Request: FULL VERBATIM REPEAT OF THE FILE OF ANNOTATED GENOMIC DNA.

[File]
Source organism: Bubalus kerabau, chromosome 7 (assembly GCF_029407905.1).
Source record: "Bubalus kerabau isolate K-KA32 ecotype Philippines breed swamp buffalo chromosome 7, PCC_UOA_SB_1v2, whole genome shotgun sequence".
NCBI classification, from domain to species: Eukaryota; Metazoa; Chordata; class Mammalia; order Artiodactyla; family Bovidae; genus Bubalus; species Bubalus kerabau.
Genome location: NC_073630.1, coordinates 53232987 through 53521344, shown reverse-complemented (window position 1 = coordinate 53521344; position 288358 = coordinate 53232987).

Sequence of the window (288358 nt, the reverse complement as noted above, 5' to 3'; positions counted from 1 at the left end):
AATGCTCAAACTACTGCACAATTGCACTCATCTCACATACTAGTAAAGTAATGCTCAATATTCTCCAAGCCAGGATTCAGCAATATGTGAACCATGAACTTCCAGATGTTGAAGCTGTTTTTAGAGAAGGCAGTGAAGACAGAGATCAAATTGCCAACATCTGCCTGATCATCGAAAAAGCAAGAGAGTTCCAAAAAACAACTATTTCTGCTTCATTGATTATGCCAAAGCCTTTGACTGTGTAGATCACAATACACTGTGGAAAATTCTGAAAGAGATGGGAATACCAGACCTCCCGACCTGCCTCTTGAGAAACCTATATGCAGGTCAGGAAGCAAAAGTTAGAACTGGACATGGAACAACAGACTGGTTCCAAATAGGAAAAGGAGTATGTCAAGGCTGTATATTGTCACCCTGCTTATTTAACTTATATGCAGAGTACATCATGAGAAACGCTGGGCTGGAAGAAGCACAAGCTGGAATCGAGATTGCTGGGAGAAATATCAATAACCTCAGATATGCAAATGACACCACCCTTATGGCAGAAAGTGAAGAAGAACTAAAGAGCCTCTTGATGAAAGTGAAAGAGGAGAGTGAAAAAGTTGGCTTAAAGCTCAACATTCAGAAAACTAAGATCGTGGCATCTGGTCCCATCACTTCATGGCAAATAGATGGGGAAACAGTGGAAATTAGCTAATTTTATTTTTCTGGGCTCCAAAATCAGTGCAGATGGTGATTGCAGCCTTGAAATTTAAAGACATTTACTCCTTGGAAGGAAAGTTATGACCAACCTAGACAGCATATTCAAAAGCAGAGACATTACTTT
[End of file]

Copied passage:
Source organism: Bubalus kerabau, chromosome 7 (assembly GCF_029407905.1).
Source record: "Bubalus kerabau isolate K-KA32 ecotype Philippines breed swamp buffalo chromosome 7, PCC_UOA_SB_1v2, whole genome shotgun sequence".
NCBI classification, from domain to species: Eukaryota; Metazoa; Chordata; class Mammalia; order Artiodactyla; family Bovidae; genus Bubalus; species Bubalus kerabau.
Genome location: NC_073630.1, coordinates 53232987 through 53521344, shown reverse-complemented (window position 1 = coordinate 53521344; position 288358 = coordinate 53232987).

Sequence of the window (288358 nt, the reverse complement as noted above, 5' to 3'; positions counted from 1 at the left end):
AATGCTCAAACTACTGCACAATTGCACTCATCTCACATACTAGTAAAGTAATGCTCAATATTCTCCAAGCCAGGATTCAGCAATATGTGAACCATGAACTTCCAGATGTTGAAGCTGTTTTTAGAGAAGGCAGTGAAGACAGAGATCAAATTGCCAACATCTGCCTGATCATCGAAAAAGCAAGAGAGTTCCAAAAAACAACTATTTCTGCTTCATTGATTATGCCAAAGCCTTTGACTGTGTAGATCACAATACACTGTGGAAAATTCTGAAAGAGATGGGAATACCAGACCTCCCGACCTGCCTCTTGAGAAACCTATATGCAGGTCAGGAAGCAAAAGTTAGAACTGGACATGGAACAACAGACTGGTTCCAAATAGGAAAAGGAGTATGTCAAGGCTGTATATTGTCACCCTGCTTATTTAACTTATATGCAGAGTACATCATGAGAAACGCTGGGCTGGAAGAAGCACAAGCTGGAATCGAGATTGCTGGGAGAAATATCAATAACCTCAGATATGCAAATGACACCACCCTTATGGCAGAAAGTGAAGAAGAACTAAAGAGCCTCTTGATGAAAGTGAAAGAGGAGAGTGAAAAAGTTGGCTTAAAGCTCAACATTCAGAAAACTAAGATCGTGGCATCTGGTCCCATCACTTCATGGCAAATAGATGGGGAAACAGTGGAAATTAGCTAATTTTATTTTTCTGGGCTCCAAAATCAGTGCAGATGGTGATTGCAGCCTTGAAATTTAAAGACATTTACTCCTTGGAAGGAAAGTTATGACCAACCTAGACAGCATATTCAAAAGCAGAGACATTACTTT